Distinguished Contributions to Asian Studies Award

The AAS Award for Distinguished Contributions to Asian Studies represents the highest honor the AAS can bestow.

Originally named the “Award for Distinguished Service,” in 1992 it was renamed the “AAS Award for Distinguished Contributions to Asian Studies.” It is intended to honor outstanding scholarship and service to the field. The award follows the same rotational pattern by area that is used for other nominations. The sitting President (corresponding to the council submitting nominations for the award) traditionally has had the most input in determining the award, which ultimately is approved by the AAS Board.

2021 Honoree: Nancy Abelmann (Posthumous)

Nancy Abelmann
Nancy Abelmann

The Association for Asian Studies honors the legacy of Nancy Abelmann (1959-2016) with this posthumous award in recognition of her pathbreaking research on Asia, as well as her work on the Asias within the United States. Abelmann served as Harry E. Preble Professor of anthropology, Asian American studies, and East Asian languages and cultures at the University of Illinois at Urbana-Champaign, where she also served as Associate Vice Chancellor for Research from 2009-2016.

A very brief mention of her published works demonstrates the breadth of her topics and concerns: Echoes of the Past, Epics of Dissent: A South Korean Social Movement (University of California Press, 1996), The Melodrama of Mobility: Women, Talk, and Class in Contemporary South Korea (University of Hawai‘i Press, 2003), with John Lie, Blue Dreams: Korean Americans and the Los Angeles Riots (Harvard University Press, 1995), and The Intimate University: Korean American Students and the Problems of Segregation (Duke University Press, 2009). These works represent not only her zest for ethnographic scholarship, but also her commitment to social justice.

Nancy Abelmann’s professional achievements are many, not the least of which was her intense mentoring and shepherding generations of scholars in the United States, Korea, and elsewhere. In bestowing this award upon her, AAS honors the ways in which she touched people with a spirit of generosity that can best be reflected by the ripple effects of her inspiration. It is this combination of scholarship, personal responsibility, and social justice with a heart that comprise Nancy Abelmann’s distinguished contribution to Asian Studies.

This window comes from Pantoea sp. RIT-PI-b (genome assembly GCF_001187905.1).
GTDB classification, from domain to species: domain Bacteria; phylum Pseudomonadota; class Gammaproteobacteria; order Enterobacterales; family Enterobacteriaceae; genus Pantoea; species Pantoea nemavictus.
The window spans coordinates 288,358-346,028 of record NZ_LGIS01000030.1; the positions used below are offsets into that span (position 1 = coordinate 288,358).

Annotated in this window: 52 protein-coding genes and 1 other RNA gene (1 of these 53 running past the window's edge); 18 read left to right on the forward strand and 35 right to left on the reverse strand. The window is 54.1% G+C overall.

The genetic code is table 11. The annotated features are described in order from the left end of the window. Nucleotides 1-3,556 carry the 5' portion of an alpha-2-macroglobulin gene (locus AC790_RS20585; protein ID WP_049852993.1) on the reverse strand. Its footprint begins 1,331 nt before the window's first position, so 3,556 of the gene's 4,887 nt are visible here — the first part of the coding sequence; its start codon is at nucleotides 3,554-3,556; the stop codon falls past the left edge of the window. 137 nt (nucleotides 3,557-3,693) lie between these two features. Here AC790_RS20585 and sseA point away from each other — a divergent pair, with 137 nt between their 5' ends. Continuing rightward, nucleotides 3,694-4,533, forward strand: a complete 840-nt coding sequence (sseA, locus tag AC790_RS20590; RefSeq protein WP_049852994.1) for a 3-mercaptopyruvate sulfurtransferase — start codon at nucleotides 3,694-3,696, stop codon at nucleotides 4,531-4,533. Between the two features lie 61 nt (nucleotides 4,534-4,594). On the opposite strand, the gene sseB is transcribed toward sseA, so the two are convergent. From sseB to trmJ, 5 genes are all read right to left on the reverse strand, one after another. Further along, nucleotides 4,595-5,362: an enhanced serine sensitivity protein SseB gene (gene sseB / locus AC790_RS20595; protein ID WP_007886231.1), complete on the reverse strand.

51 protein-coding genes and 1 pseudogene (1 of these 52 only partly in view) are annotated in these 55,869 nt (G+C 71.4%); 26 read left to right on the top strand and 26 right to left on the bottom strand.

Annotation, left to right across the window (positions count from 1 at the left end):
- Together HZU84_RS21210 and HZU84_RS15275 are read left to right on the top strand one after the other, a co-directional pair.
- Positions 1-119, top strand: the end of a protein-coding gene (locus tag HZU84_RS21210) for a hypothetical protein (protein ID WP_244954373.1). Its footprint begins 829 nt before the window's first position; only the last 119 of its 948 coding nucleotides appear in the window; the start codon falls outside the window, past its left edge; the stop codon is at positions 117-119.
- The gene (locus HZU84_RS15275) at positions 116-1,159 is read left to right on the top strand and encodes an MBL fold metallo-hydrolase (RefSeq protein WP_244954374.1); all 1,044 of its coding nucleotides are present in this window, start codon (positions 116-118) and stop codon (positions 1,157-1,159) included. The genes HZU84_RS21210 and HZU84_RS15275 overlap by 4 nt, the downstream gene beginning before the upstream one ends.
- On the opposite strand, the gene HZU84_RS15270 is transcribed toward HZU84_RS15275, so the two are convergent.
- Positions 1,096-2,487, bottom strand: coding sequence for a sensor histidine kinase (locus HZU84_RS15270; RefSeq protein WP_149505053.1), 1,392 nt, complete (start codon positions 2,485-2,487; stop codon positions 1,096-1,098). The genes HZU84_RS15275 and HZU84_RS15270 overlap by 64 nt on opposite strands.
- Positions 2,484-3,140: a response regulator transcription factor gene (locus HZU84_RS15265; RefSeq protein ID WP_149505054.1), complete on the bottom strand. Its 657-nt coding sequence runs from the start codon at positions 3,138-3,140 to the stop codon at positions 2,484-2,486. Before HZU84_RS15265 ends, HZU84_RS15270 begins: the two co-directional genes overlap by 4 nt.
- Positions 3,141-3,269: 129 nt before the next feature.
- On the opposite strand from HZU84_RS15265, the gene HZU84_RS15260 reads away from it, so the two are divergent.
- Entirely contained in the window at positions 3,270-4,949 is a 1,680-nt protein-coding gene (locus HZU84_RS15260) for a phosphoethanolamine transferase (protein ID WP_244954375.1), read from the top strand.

2021 Honoree: Norma M. Field

Norma Field
Norma M. Field

The Association for Asian Studies honors the contributions of Norma M. Field, the Robert S. Ingersoll Distinguished Professor in Japanese Studies Emerita in the Department of East Asian Languages and Civilizations at the University of Chicago.

Her contributions to the field of Japanese and Asian Studies are extraordinarily wide-ranging and encompass the traditional academic endeavors of research, teaching, and service, as well as a deep commitment to social justice and activism. While her early scholarship centered on classical Japanese literature, she is also an astute critic and translator of modern and contemporary works. In the 1990s Field authored two innovative semi-autobiographical works that provided incisive commentary on key social and political issues of the day.

Field continues to publish articles on literature, culture, and politics in Japanese and in English, in the popular press and in scholarly journals, on a range of topics including the atomic bombings of Japan, nuclear power and weaponry, and the 3/11 disaster and its aftermath. She has shaped the field not only through her published scholarship, but through her deep and lasting impact as a teacher and mentor; outside the classroom, she has brought together academics, activists, teachers, and students to examine critical issues of global concern. In sum, Norma Field offers a model for engaged scholarship which crosses disciplines, methodologies, and geographical boundaries to bring together scholars and citizens in order to recognize the value of lived experience through a humanitarian approach to research.

Previous Honorees

Full citations for honorees from 1998 to 2018 can be read here.

2020: Patricia Buckley Ebrey

2019: Sylvia Jane Vatuk

2018: David Chandler

2017: James L. Huffman

2016: Lyman Van Slyke

2015: Frederick M. Asher

2014: Charnvit Kasetsiri

2013: David Plath

2012: Charlotte Furth

2011: Sumit Sarkar

2010: Anthony J.S. Reid

2009: Martina Deuchler

2008: Zhang Zhongli

2007: John F. Richards

2006: Taufik Abdullah

2005: Edwin McClellan

2004: Cho-Yun Hsu

2003: Romila Thapar

2002: Jane Richardson Hanks

2001: James B. Palais

2000: Ono Kazuko

1999: Eleanor Zelliot

1998: Benedict Anderson

1997: Eleanor Hadley

1996: K. C. Chang

1995: Joseph W. Elder

1994: Lian Tie Kho

1993: Maruyama Masao

1992: Wing-tsit Chan

1991: Edward C. Dimock, Jr.

1990: Oliver William Wolters

1989: Francis B. Tenny

1988: Eugene Wu

1987: Clifford Geertz, John K. Galbraith, Catherine A. Galbraith

1986: Ronald Philip Dore, Maureen L.P. Patterson

1985: Derk Bodde, J. William Fulbright

1984: Milton B. Singer, Francis X. Sutton